back in session

Rested and ruddy-faced from their August Recess (or "working vacation"), the occupants of the White House and the Capitol are back at their desks today, earnestly trying to serve the greater civic good, or at least prevent anyone in a different party from doing so.

First on the agenda for the Senate is Bush's department of homeland defense, which Bush wants to exempt from certain labor union regulations. At least, that's what I understand, but frankly I haven't read or heard anything concrete about what Bush means when he says he needs "managerial flexibility" to run the new department.

CNN (which incidentally is running a weird-slash-eerie graphic of Bush's head and a map of Iraq) has a story on the debate, in which it's noted that Bush wants the power, as he apparently has in other agencies, to suspend employee collective bargaining in situations of national security. Presumably, then, that means all the time. The suggestion made by Republican senators is that the current language of the Senate bill strips Bush of this power, but this is never made explicit.

If the power to suspend collective bargaining is a part of the standard package of Presidential authority, well, fine. Democratic senators are understandably nervous about the consolidation of employees from so many agencies, but if the suspension of employees' collective bargaining rights is a possibility even if they're not brought under the umbrella of a single defense agency, I'm not sure I understand the big deal.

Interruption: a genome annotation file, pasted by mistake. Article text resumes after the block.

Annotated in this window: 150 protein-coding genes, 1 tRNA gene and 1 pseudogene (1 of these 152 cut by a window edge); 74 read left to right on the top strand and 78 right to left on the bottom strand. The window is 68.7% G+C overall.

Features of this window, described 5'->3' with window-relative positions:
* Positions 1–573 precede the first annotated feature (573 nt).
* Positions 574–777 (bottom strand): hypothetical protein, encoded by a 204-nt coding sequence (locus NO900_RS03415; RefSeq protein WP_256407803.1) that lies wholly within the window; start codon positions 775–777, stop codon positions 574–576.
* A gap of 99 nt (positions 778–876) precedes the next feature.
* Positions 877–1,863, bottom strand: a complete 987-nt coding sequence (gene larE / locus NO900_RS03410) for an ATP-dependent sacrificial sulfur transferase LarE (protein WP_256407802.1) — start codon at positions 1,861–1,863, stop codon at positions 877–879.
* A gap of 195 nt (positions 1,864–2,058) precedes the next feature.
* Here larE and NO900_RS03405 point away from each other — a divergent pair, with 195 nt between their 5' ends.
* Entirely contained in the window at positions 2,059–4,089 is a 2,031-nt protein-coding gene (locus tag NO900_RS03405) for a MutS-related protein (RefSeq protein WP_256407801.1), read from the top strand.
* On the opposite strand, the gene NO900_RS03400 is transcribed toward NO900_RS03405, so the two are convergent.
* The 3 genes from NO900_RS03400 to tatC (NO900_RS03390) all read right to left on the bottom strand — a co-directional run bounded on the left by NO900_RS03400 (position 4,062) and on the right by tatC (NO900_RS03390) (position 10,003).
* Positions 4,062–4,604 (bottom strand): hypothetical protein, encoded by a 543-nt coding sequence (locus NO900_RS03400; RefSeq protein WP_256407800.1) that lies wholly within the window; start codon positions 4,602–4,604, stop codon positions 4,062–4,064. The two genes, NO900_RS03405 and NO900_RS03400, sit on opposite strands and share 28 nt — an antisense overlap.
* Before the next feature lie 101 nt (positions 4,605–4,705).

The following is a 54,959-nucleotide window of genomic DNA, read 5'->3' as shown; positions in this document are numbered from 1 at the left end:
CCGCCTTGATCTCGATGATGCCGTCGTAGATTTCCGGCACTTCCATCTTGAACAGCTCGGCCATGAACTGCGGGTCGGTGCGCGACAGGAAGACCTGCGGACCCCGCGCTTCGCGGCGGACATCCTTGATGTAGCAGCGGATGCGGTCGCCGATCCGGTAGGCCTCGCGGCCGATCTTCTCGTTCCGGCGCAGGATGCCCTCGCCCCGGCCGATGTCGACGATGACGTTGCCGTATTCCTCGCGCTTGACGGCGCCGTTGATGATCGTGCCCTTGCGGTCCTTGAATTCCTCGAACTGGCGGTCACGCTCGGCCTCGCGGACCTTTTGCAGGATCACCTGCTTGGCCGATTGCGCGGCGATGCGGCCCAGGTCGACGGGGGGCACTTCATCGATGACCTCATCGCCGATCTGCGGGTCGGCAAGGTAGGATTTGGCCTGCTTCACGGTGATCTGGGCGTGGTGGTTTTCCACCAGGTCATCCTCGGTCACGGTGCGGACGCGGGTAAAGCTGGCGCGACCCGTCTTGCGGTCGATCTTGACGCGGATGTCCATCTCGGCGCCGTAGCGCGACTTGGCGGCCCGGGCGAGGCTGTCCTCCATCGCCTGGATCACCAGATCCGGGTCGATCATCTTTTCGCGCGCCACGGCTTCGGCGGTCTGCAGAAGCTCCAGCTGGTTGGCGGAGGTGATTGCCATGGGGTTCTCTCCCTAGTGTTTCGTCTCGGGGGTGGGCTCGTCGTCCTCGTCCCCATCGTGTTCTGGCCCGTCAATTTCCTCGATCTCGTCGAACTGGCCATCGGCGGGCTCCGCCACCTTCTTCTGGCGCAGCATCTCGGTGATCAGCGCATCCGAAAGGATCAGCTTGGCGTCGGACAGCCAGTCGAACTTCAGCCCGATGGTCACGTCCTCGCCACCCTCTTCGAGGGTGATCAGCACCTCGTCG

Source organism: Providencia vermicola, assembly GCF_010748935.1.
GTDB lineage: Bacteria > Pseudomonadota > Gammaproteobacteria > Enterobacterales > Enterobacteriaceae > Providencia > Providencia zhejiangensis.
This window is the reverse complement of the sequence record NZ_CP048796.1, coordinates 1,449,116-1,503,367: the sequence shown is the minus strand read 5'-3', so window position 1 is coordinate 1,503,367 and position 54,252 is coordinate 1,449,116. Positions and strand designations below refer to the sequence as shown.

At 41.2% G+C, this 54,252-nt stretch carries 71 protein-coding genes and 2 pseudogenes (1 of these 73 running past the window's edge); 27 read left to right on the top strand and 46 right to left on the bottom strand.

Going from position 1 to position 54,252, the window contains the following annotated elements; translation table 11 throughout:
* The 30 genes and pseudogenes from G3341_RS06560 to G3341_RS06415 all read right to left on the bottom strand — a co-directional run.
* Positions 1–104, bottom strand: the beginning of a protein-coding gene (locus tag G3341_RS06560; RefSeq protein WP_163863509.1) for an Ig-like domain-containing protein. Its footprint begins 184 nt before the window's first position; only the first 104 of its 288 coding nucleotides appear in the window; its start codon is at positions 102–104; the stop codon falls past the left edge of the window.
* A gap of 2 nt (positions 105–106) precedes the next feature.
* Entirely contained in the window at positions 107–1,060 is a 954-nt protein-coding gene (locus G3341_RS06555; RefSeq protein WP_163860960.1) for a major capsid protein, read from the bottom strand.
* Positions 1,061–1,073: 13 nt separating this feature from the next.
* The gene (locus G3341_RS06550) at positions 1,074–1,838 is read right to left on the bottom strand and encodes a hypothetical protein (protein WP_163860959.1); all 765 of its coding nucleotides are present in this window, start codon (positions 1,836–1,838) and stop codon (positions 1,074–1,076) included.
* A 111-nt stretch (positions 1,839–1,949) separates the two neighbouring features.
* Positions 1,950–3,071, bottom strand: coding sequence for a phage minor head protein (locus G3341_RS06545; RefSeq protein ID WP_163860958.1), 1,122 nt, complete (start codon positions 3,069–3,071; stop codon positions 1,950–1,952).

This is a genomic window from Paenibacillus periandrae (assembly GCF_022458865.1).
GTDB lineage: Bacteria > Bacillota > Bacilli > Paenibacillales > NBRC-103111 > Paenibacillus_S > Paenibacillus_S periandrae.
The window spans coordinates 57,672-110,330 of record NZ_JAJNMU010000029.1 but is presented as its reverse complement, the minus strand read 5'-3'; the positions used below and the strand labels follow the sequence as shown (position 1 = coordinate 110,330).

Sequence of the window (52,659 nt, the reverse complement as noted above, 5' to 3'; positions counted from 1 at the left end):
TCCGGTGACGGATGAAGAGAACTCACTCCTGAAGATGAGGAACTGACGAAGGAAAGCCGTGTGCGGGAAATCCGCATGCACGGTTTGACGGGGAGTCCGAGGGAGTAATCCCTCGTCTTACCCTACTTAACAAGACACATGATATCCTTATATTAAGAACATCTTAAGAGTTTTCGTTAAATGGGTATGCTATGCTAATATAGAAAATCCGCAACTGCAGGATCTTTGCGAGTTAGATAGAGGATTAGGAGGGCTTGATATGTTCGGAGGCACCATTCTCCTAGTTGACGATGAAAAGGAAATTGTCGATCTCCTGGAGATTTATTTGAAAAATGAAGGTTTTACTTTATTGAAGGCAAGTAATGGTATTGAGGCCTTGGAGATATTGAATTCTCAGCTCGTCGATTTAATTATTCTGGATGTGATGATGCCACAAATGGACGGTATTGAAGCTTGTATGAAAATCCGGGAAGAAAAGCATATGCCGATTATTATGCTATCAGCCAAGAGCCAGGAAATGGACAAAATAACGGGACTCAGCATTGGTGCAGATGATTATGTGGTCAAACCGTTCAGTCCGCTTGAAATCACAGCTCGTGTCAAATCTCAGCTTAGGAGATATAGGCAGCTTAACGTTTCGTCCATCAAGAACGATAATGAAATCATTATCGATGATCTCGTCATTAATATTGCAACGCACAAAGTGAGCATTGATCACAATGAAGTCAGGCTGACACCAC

That said, allow me to fulfill my pledge to grumble and gripe about the Bush administration at every opportunity. If the power to suspend bargaining is a standard ability of the President, why are he and his platoon of loyal foot soldier senators foaming at the mouth about "managerial flexibility?" Phil Gramm calls it "reorganization flexibility" and "personnel flexibility," while Bush argues that he needs "the flexibility to put the right people at the right place at the right time to protect the American people" (see for more eloquent remarks), and Tom Ridge argues that, "the president needs the flexibility to move people and resources around."

Is the suggestion that Bush, sitting at his desk in the Oval Office, will be reviewing applications for the new department? Will he be signing transfer slips to move needed coast guard divers from Maine to Connecticut? Will he be diverting funds from ball-point pens to staples? I know he is part of the vaunted CEO Administration (which is noted in interesting New Yorker essay to be composed primarily of free-market advocates with precious little experience in genuinely competetive markets), but all this "managerial flexibility" sounds a lot like micro-management, and why the hell would Bush want to do that?

Finally, if flexibility is really just jargon in Bush's service, why isn't anybody calling him on it? If it's just about a clash between the administration and the Senate, why has nobody in the senate thrown down? Somehow, our straight-talkin' president seems to have trapped all of Capitol Hill in the same, small, vocabulary bubble.